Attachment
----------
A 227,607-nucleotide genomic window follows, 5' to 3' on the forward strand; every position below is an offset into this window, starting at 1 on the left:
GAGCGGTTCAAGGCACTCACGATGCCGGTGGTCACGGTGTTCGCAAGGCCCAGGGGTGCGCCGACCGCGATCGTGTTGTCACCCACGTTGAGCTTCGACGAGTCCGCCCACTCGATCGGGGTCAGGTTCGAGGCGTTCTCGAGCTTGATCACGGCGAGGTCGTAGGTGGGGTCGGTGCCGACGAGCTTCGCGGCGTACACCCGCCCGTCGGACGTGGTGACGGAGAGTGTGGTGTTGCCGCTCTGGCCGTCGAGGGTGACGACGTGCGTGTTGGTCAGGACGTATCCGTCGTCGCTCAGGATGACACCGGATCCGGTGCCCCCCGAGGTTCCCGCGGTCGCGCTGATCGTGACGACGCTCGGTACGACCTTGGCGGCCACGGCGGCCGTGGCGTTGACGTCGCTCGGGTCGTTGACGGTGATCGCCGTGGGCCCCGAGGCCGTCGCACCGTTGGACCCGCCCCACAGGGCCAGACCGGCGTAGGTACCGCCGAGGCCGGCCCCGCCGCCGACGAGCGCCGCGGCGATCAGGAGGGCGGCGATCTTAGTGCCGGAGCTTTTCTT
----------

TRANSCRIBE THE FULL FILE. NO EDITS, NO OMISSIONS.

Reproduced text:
A 227,607-nucleotide genomic window follows, 5' to 3' on the forward strand; every position below is an offset into this window, starting at 1 on the left:
GAGCGGTTCAAGGCACTCACGATGCCGGTGGTCACGGTGTTCGCAAGGCCCAGGGGTGCGCCGACCGCGATCGTGTTGTCACCCACGTTGAGCTTCGACGAGTCCGCCCACTCGATCGGGGTCAGGTTCGAGGCGTTCTCGAGCTTGATCACGGCGAGGTCGTAGGTGGGGTCGGTGCCGACGAGCTTCGCGGCGTACACCCGCCCGTCGGACGTGGTGACGGAGAGTGTGGTGTTGCCGCTCTGGCCGTCGAGGGTGACGACGTGCGTGTTGGTCAGGACGTATCCGTCGTCGCTCAGGATGACACCGGATCCGGTGCCCCCCGAGGTTCCCGCGGTCGCGCTGATCGTGACGACGCTCGGTACGACCTTGGCGGCCACGGCGGCCGTGGCGTTGACGTCGCTCGGGTCGTTGACGGTGATCGCCGTGGGCCCCGAGGCCGTCGCACCGTTGGACCCGCCCCACAGGGCCAGACCGGCGTAGGTACCGCCGAGGCCGGCCCCGCCGCCGACGAGCGCCGCGGCGATCAGGAGGGCGGCGATCTTAGTGCCGGAGCTTTTCTT